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Sciadopitys verticillata

(Japanese Umbrella pine)

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Sciadopitys verticillata, first described in 1842 by (Thunberg) Philipp Franz von Siebold (1796–1866) and Joseph Gerhard Zuccarini (1790–1848), is commonly known as Japanese Umbrella pine, or as コウヤマキ (koya-maki) in the Japanese language. The English name ‘Umbrella pine’ refers to the whorls of leaves resembling the spokes of an umbrella; the Latin Sciadopitys is a translation of this.

Flore_des_serres_v14_249a
from “Flore des serres et des jardins de l’Europe”

Description. Japanese Umbrella pine is an evergreen coniferous species of tree which will grow to mature heights of  65 to 100 feet (20 – 35 m) tall with a trunk up to 3 feet (1 m) in diameter at breast height, growing single- or multi-trunked. Branching is dense and heavy with luxuriant foliage. Bark is thick, soft, red-brown and stringy. Leaves are of two types, scale leaves on the stems that are brown, 0.04 to 0.12 inch (1 – 3 mm), widely spaced between the nodes on long shoots, and clustered in a tight spiral pseudowhorl. Photosynthetic leaves are variously interpreted as a pair of true leaves fused together, or as highly modified shoots (cladodes). They grow linearly, in pseudowhorls of 10 to 30 at the shoot nodes and are , 2.5 to 5.5 inches (6 – 13 cm) long, 0.08 to 0.12 inch (2 – 3 mm) wide and 0.04 inch (1 mm). They are thick, heavy, fleshy, pliable, with a prominent mid-line groove on both sides; rich glossy green in color with a pale stomatal line on each side of the mid-line groove on the underside. They persist 3 to 4 years on the tree before being shed. Pollen cones are 0.24 to 0.5 inch (6 – 12 mm) long, growing in dense terminal clusters 0.4 to 0.8 inch (1 – 2 cm) across. Seed cones are ovoid, green when young ripening dark brown in 18 to 20 months after pollination. They are 1.8 to 4 inches (4.5 – 10 cm) long, 1.4 to 2.6 inches (3.5 – 6.5 cm) wide when open. They are fragile and break up soon after seeds are released.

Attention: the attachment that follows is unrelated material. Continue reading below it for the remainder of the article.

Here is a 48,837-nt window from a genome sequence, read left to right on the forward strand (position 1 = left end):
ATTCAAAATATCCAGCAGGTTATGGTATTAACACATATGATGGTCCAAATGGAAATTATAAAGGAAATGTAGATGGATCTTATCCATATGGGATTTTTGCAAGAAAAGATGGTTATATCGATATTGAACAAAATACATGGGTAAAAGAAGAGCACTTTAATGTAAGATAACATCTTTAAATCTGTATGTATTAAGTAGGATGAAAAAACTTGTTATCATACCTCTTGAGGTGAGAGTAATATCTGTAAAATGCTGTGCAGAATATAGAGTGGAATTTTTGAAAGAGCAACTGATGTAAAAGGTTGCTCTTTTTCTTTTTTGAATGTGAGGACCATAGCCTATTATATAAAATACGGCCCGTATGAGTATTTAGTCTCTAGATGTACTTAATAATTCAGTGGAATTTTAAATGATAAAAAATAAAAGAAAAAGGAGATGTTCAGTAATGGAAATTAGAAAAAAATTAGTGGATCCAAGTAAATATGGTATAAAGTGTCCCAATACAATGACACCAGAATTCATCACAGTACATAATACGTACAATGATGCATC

RMsci_ve
native range of Sciadopitys verticillata

Distribution. This species is native to Japan — southern Honshu, Kyushu and Shikoku, growing in mixed middle altitude cloud forest forests at elevations of 1,500 to 3,200 feet (500 – 1,000 m) above sea level, with high rainfall and humidity. It forms old-growth forests with Chamaecyparis obtusa. Seedlings can regenerate beneath the forest canopy, although small gaps with exposed mineral soils constitute preferred establishment sites.

Attributed from: Chris Earle, The Gymnosperm Database, ©2012

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